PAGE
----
....RETURN OF A DO DO ?....

            A closer look at a famous beer that need not fall prey to Darwin's  theory....


Sometimes there are facts that stay in-bedded  in your brain forever....like some strange curios!   When David McCaig of the Otter Brewery in Devon told me some years ago about a fact relating to his previous employer Whitbread's.... it clearly stuck like glue!

After the Second World War over 80% of Whitbread's production was down to one brand only  -  Mackeson Stout!

It was one of the most powerful brands in the country and certainly the most important in the  Whitbread  arsenal.

In effect it was carrying the brewery at that time,  an incredible statistic  ( and responsibility)  which must have  played heavily on the minds of their marketing men also!  Clearly it was the right product at the right time and like Churchill cometh the man,  here then cometh the beer to restore the nations health!  -  a role it was seemingly  made for!  It was the  milk sugar content  (or lactose)  that was the prized commodity within the brew.  Being a by-product of cheese lactose remains un-fermentable in the brewing process, giving the beer a perceivable sweetness on the palate.  It was these supposed nutritional leanings in country desperate after years of shortages that caught the British public's imagination,  and such benefits were not lost on the drinking public who propelled Mackeson to the fore!

After the war however the  Ministry of Food  took a different  view of the products elevated status,  and deemed Mackeson's  pronouncements on health and it's beneficiary effects as misleading.  Both the term ' milk ' and the picture of the  churn  were removed from the label.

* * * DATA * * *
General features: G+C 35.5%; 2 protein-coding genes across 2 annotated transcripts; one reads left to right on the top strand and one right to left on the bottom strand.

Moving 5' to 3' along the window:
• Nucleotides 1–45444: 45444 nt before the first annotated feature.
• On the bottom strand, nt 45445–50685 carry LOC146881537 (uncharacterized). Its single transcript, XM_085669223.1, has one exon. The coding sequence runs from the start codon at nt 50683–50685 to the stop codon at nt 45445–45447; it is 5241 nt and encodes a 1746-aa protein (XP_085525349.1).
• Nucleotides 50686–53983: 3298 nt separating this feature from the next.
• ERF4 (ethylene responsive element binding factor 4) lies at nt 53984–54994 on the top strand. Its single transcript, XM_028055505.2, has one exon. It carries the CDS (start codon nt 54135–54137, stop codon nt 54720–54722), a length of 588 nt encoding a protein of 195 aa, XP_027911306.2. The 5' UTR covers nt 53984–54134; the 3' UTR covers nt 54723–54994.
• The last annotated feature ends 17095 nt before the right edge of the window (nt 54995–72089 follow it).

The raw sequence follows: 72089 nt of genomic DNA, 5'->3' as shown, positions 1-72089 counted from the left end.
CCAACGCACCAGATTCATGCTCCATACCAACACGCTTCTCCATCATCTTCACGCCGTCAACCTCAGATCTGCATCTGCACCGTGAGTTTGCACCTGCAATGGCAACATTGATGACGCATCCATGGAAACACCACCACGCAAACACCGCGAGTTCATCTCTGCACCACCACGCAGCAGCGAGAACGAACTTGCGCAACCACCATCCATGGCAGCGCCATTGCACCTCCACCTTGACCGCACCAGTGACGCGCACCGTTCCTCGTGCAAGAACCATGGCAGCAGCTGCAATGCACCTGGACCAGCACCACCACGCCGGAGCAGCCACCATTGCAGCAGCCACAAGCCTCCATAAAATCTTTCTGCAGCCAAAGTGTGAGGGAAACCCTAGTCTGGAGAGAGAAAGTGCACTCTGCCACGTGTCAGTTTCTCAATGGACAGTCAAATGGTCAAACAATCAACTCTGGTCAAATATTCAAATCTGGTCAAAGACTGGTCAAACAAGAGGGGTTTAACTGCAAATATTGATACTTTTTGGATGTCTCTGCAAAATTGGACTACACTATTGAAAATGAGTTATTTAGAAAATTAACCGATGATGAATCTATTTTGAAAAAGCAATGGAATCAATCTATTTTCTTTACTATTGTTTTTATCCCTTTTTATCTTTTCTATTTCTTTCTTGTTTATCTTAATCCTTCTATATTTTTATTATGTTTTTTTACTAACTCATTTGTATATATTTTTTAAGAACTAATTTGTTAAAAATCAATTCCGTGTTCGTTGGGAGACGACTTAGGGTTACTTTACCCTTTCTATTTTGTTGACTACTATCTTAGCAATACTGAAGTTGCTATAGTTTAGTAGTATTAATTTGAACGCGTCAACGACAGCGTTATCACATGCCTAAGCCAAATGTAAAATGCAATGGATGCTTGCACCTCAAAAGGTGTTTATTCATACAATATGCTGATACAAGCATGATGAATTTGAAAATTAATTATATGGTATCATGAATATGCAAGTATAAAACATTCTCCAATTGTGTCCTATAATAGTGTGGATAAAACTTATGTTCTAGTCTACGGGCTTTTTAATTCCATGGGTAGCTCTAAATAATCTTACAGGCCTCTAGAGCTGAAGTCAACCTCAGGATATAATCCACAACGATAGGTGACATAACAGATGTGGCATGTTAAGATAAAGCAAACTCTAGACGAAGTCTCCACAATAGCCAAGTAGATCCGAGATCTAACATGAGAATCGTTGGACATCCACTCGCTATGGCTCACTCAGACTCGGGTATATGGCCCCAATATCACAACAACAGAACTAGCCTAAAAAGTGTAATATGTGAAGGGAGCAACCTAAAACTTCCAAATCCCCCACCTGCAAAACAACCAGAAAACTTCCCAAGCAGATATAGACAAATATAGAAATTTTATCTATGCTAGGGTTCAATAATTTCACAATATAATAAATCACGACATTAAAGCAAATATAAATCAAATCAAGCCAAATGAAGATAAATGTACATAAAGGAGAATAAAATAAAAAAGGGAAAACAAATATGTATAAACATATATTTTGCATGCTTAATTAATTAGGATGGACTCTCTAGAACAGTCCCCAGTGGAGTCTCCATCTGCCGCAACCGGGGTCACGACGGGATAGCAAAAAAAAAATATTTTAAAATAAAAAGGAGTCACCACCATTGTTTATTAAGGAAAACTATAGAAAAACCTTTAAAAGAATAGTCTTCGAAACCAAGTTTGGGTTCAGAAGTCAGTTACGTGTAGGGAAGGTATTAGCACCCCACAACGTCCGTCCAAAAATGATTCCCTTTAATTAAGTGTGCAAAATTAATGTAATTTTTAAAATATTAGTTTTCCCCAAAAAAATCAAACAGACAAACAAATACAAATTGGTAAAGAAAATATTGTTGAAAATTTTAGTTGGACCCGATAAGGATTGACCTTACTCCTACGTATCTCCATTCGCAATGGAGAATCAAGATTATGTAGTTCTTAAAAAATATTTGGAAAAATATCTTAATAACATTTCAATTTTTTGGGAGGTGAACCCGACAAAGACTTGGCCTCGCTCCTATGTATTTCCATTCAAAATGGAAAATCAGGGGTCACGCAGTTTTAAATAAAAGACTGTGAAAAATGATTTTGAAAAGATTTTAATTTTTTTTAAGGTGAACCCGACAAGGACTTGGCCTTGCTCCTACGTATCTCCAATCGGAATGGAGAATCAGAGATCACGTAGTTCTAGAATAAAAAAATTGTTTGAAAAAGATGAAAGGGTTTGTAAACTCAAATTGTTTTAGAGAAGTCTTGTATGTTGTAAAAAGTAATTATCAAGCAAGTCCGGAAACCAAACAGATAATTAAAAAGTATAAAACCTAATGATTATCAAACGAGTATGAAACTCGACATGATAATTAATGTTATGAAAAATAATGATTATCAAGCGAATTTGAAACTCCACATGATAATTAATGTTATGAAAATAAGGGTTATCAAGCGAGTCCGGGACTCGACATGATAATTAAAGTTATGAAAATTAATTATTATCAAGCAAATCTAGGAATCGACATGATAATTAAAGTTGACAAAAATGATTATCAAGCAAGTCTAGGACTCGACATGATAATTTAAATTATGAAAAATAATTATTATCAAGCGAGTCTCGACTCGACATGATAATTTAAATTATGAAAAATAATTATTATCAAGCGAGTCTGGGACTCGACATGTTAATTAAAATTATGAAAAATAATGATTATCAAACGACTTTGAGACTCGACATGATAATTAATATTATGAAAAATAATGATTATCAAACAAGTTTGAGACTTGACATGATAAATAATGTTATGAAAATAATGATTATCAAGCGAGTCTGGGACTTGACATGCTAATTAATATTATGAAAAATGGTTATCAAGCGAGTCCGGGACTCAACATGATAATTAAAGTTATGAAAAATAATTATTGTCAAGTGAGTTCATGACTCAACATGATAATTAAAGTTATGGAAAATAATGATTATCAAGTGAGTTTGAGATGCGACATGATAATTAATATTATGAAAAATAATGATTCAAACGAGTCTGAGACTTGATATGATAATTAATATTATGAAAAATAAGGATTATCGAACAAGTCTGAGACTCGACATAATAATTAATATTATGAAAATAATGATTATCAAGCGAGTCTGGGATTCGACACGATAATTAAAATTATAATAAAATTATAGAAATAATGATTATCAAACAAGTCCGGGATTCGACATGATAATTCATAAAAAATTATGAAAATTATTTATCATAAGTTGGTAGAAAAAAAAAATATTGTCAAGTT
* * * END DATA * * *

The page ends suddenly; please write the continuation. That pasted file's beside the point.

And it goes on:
Today the product often sits uncomfortably on the supermarket shelf.  Both the churn and the lactose content have thankfully re- appeared once again on the packaging,  but often it sits next to the  ' power brand '  of Guinness like a long lost relative.  Unloved and misunderstood it appears like a relic of a bygone taste,  a Do Do close to extinction! 

In today's UK market  its alcohol content of only 3% and stayed image give it only limited appeal,  but a stronger Mackeson  ' Triple X '  version is sold in both the Caribbean and the USA.  This brew would no doubt find favour here also but has never been made available.

To find a Milk Stout of similar  ' export '  strength in the UK is a rarity,  but thankfully due to the adventurous flair of the Left Hand Brewery in Colorado it gives us a chance to not only taste  ' what might have been '  but also an excellent product in it's own right.   At 5.2% alc. it clearly fits the bill.  On the aroma there are soft dark malt tones combined  with a notable touch of   ' double cream ' . On the palate you notice the luscious mouthfeel  combined with a smoothness that the lactose brings to the brew.  It is curious and beguiling effect that gives flavours reminiscent of a combination of both  horlicks  and  Irish cream liqueur.  It has excellent balance with subtle carbonation and is a truly characterful example of the style.

Is this a case of  ' look and learn '  for Mackeson ?  If a product such as this can be so good there is little excuse for what is currently available in the UK.  Mediocrity after all could well lead to the Do Do affect....

Contact the Left Hand Brewery for stockist in the UK on:  www.lefthandbrewing.com  

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